Vice-chancellors have condemned new detailed instructions on collecting graduate employment data ordered by the government as over-prescriptive and bureaucratic.
They say they have not been properly consulted on the collection of statistics on graduates' first destinations, which education secretary David Blunkett has said must become a performance indicator for employability.
The Higher Education Statistics Agency has issued proposals for a new timetable and a compulsory questionnaire for gathering the data.
But although the Committee of Vice-Chancellors and Principals says it has been "kept informed" about Hesa's plans, some individual vice-chancellors are objecting strongly.
Peter Knight, vice-chancellor of the University of Central England, said the instructions represented "an unparalleled level of prescription", which showed the government was "trying to run a National University of England".
He said: "This is a set of rules that are stupid in their detail and have been introduced without proper consultation."
Graham Upton, vice-chancellor of Oxford Brookes University, warned that the proposed changes would put "considerable pressure" on university careers offices.
"We are particularly disappointed to see a new layer of bureaucracy preventing us from using the excellent information about graduate destinations collected by many of our academics," he added.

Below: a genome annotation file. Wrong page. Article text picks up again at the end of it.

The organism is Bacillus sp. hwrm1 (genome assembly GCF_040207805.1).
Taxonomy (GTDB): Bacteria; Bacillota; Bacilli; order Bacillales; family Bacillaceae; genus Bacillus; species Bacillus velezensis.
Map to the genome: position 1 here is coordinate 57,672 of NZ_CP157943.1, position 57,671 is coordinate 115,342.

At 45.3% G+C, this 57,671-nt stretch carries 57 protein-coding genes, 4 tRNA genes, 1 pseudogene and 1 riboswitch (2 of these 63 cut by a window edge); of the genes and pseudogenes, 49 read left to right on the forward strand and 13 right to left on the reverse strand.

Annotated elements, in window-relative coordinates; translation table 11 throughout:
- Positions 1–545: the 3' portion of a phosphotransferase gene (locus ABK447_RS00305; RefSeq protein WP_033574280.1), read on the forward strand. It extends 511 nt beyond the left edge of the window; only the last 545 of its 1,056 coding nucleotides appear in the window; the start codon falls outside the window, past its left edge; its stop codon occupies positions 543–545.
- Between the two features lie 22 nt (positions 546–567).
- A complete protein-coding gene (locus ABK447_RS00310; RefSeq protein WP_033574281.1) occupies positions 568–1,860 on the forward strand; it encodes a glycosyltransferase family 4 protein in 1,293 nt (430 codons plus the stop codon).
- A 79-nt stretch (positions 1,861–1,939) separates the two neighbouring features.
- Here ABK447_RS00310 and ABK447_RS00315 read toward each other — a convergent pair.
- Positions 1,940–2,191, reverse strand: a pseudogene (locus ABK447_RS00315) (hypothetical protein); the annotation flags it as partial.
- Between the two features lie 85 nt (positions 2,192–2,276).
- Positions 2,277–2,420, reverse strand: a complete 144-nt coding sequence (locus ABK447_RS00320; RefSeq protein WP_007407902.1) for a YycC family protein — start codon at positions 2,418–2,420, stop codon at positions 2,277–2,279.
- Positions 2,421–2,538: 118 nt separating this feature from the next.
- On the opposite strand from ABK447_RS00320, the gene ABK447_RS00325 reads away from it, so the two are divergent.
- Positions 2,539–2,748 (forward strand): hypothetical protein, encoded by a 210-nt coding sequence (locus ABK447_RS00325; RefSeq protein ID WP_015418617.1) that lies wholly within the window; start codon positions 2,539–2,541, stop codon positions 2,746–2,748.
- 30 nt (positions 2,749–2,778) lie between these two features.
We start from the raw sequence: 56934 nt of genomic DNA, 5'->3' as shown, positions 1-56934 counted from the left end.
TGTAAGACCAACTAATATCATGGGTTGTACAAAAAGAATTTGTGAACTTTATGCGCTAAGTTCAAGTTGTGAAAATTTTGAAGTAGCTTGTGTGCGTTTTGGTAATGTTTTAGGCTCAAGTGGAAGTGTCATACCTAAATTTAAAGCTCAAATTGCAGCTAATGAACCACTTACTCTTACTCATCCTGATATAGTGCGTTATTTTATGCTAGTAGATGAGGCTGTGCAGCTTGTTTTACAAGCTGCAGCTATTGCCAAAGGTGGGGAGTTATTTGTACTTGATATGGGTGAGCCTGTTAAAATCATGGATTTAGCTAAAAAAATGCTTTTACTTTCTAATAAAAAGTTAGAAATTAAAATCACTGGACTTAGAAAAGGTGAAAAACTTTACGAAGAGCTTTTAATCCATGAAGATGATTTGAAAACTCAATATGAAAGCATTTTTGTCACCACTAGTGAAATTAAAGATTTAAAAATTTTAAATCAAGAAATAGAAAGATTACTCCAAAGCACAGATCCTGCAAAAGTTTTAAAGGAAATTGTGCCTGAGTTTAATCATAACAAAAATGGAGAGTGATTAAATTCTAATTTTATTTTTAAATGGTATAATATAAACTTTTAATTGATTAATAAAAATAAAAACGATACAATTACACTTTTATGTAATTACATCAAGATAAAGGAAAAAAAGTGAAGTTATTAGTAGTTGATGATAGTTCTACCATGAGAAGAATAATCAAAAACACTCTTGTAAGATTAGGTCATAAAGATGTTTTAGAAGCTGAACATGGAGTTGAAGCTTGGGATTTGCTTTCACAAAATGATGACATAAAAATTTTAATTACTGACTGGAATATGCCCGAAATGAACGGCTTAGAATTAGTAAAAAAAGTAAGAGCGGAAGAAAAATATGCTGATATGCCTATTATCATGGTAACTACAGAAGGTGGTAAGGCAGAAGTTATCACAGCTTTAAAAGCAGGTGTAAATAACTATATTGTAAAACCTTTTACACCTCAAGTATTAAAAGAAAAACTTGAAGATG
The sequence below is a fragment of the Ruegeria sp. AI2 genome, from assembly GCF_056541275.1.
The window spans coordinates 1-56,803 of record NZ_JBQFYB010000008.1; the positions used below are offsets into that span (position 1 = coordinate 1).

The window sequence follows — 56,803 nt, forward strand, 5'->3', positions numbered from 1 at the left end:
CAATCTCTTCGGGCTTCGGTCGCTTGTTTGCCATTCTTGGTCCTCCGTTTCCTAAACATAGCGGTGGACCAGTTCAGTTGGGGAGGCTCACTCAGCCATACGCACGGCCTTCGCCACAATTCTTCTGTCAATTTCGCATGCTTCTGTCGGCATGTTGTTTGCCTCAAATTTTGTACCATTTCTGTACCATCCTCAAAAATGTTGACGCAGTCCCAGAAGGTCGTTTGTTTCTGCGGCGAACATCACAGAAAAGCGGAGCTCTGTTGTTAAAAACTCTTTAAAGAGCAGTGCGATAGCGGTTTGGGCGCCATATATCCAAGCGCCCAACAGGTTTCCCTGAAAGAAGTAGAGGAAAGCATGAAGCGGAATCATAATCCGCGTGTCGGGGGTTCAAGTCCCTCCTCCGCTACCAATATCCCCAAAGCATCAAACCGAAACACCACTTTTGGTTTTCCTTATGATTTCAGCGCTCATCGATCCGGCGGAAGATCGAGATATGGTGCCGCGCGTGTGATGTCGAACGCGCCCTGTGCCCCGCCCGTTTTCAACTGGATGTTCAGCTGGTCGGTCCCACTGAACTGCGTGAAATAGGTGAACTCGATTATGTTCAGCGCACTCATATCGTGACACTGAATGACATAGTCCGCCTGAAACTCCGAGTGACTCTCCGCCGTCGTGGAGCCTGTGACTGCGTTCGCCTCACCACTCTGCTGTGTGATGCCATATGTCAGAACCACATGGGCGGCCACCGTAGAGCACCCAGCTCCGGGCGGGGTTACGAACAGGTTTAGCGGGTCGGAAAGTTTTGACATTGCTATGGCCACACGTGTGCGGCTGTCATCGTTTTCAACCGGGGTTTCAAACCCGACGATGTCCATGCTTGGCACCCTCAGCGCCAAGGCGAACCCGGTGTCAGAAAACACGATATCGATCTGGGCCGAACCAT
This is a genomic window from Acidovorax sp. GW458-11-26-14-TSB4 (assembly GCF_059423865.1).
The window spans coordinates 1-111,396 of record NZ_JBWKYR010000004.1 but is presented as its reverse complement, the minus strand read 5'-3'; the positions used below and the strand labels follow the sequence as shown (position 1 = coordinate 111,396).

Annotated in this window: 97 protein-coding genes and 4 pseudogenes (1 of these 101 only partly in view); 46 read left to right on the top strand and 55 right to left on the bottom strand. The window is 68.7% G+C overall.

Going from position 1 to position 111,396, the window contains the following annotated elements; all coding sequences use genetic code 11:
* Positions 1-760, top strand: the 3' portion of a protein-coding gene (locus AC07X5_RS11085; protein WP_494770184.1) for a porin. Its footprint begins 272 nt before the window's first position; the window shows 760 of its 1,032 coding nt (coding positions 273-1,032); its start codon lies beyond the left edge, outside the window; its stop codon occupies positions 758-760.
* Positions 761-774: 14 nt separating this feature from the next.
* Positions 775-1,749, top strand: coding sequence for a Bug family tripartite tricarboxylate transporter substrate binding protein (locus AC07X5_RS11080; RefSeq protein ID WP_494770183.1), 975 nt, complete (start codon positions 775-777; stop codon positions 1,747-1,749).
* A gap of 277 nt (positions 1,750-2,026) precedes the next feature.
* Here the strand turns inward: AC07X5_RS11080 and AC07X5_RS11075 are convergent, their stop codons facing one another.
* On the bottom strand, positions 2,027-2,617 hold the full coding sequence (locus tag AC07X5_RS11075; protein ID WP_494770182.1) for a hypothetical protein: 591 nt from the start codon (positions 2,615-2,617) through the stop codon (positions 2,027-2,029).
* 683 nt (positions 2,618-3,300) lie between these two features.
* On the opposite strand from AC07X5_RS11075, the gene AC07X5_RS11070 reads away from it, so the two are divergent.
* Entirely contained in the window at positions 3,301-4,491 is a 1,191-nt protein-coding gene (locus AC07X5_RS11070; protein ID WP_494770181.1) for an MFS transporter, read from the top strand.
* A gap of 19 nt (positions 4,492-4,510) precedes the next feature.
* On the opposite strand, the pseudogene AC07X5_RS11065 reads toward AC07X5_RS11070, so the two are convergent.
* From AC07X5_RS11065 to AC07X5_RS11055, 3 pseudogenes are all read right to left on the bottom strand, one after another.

Ray Cowell, vice-chancellor of Nottingham Trent University, said Hesa was "in danger of being too prescriptive".
He said: "Given that graduates' early careers are very volatile and flexible, we have to be flexible in the way in which we track destinations and careers. There is a place for more rigour and consistency in defining the statistics, but universities should be in charge of the process of reviewing the data collection."
David Wallace, vice-chancellor of Loughborough University, said the proposals to start data collection later in the autumn term would "put a lot of pressure on careers services, because that is their busiest time".
Steve Oaty, Hesa's data provision officer, said there had already been consultation with the CVCP, the Standing Conference of Principals and the Committee of Scottish Higher Education Principals.
"We need to tighten up the process to produce performance indicators with any kind of reliability. We appreciate this may cause some disruption, but we have not received any complaints directly from vice-chancellors," he said.